Former Wallabies coach Eddie Jones' defection to the Springboks has upset his former proteges but they remain upbeat about their prospects for the World Cup, coach John Connolly said yesterday.
As Australia's squad began a three-day training camp at Sydney's beachside suburb of Manly, Connolly and new captain Stirling Mortlock admitted that seeing Jones in a South African tracksuit was an unpleasant surprise for his former proteges.
"A few of the players are very upset about it," Connolly told a news conference.
Jones would have a fair insight into the personalities of the Australian team and how they play the game, which could potentially help their South African rivals, he said.
But the Wallabies, runners-up in 2003 when Australia hosted the tournament, remain optimistic about their prospects for the World Cup, which takes place in France in September.
Jones last week was seen assisting the South Africans to prepare for the tournament at a training camp in Cape Town, amid suggestions this may herald a longer-term deal.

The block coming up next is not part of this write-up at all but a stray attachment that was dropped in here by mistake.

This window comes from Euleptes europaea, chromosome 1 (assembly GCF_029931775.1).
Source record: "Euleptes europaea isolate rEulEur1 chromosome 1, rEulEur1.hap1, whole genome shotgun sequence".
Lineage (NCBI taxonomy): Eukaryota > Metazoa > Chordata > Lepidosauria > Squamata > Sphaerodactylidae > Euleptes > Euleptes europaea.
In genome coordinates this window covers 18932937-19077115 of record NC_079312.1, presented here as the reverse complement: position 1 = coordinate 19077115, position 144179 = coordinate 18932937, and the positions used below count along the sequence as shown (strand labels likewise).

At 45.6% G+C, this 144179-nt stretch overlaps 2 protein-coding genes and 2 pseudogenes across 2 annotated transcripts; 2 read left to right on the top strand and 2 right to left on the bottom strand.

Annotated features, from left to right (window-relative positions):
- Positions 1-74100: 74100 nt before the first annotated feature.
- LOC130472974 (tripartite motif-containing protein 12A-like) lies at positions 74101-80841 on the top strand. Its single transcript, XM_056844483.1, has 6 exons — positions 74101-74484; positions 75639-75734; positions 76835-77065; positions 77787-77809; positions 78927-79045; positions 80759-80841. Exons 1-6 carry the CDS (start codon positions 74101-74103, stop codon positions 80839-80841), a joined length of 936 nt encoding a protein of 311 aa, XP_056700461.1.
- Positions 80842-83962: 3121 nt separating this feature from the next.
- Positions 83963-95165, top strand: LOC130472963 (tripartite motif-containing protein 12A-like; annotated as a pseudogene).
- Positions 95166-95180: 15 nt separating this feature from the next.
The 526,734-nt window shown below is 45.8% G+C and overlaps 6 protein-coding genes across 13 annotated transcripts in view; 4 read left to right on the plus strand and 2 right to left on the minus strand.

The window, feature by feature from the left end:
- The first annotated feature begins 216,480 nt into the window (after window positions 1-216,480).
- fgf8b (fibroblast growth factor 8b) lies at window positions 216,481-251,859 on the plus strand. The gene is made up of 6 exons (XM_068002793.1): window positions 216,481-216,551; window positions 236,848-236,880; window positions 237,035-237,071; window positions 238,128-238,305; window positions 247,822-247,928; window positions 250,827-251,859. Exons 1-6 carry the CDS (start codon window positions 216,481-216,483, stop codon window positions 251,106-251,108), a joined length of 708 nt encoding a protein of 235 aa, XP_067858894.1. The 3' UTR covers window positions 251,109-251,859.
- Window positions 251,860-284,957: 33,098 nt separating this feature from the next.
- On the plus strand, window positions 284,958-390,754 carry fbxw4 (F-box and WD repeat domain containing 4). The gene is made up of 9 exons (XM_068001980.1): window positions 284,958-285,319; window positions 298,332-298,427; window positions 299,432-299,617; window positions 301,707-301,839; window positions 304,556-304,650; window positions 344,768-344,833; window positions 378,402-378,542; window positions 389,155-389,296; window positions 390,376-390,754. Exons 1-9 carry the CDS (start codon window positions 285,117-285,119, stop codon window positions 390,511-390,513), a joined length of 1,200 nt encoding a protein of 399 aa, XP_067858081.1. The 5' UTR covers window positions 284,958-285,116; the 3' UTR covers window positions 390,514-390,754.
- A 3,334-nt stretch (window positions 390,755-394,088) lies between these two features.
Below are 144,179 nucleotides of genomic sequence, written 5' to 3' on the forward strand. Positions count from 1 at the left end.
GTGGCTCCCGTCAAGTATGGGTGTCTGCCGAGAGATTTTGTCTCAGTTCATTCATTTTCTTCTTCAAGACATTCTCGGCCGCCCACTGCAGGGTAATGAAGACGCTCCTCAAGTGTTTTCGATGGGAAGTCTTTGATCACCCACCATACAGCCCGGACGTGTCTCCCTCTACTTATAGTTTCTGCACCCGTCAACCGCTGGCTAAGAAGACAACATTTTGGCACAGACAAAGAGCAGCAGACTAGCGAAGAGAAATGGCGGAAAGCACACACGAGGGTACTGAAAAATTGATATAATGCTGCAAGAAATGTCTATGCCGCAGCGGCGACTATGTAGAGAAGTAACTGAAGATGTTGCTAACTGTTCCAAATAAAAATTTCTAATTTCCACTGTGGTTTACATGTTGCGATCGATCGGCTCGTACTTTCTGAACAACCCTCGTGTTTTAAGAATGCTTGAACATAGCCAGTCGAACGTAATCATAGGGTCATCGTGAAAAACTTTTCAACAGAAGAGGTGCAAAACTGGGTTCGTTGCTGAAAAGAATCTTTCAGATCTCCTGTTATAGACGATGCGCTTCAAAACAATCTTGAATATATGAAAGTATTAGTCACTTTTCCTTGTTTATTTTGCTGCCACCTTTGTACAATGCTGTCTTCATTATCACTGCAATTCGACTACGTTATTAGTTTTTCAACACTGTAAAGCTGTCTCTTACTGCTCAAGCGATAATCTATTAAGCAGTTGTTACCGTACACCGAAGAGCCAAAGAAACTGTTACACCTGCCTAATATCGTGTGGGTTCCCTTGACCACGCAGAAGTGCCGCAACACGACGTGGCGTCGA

Australian Rugby Union chief John O'Neill has criticized Jones for helping the Springboks.
But new captain Mortlock played down the significance of the move, saying Jones probably would not bring with him that much useful inside knowledge and that it simply reflected the nature of the modern game.
"To be perfectly honest I don't think there would be that much inside information that would be very useful," Mortlock said.
"It is a little bit disappointing but it reflects the nature of professional rugby these days. Players go overseas to play and likewise coaches need to coach.
"Eddie's had a huge impact on my career - a little bit mixed emotions seeing the coach coaching the 'Boks," Mortlock said.
Mortlock, whose promotion to captain over George Gregan was announced last week, said the mood in the squad was generally positive. Australia lost to England in the final in 2003, dashing domestic hopes of a victory.
"The belief and the confidence in the squad is a little better than '03," he said, saying that in 2003 the Wallabies felt they would peak during the World Cup but did not quite deliver the goods. "Our results were quite mixed."
Despite a loss to the All Blacks in the last match of the Tri-Nations series, the captain said the feeling was "pretty positive."
"Now the real deal, the World Cup, is in front of us. Everyone is pretty focused about what we have got to do in front of us," he said. "We are pretty upbeat about our prospects for the World Cup."
Mortlock admitted the discussions in the camp had sometimes been "robust" but said the atmosphere was good.
"Basically in this environment you want to get the best out of everyone," he said.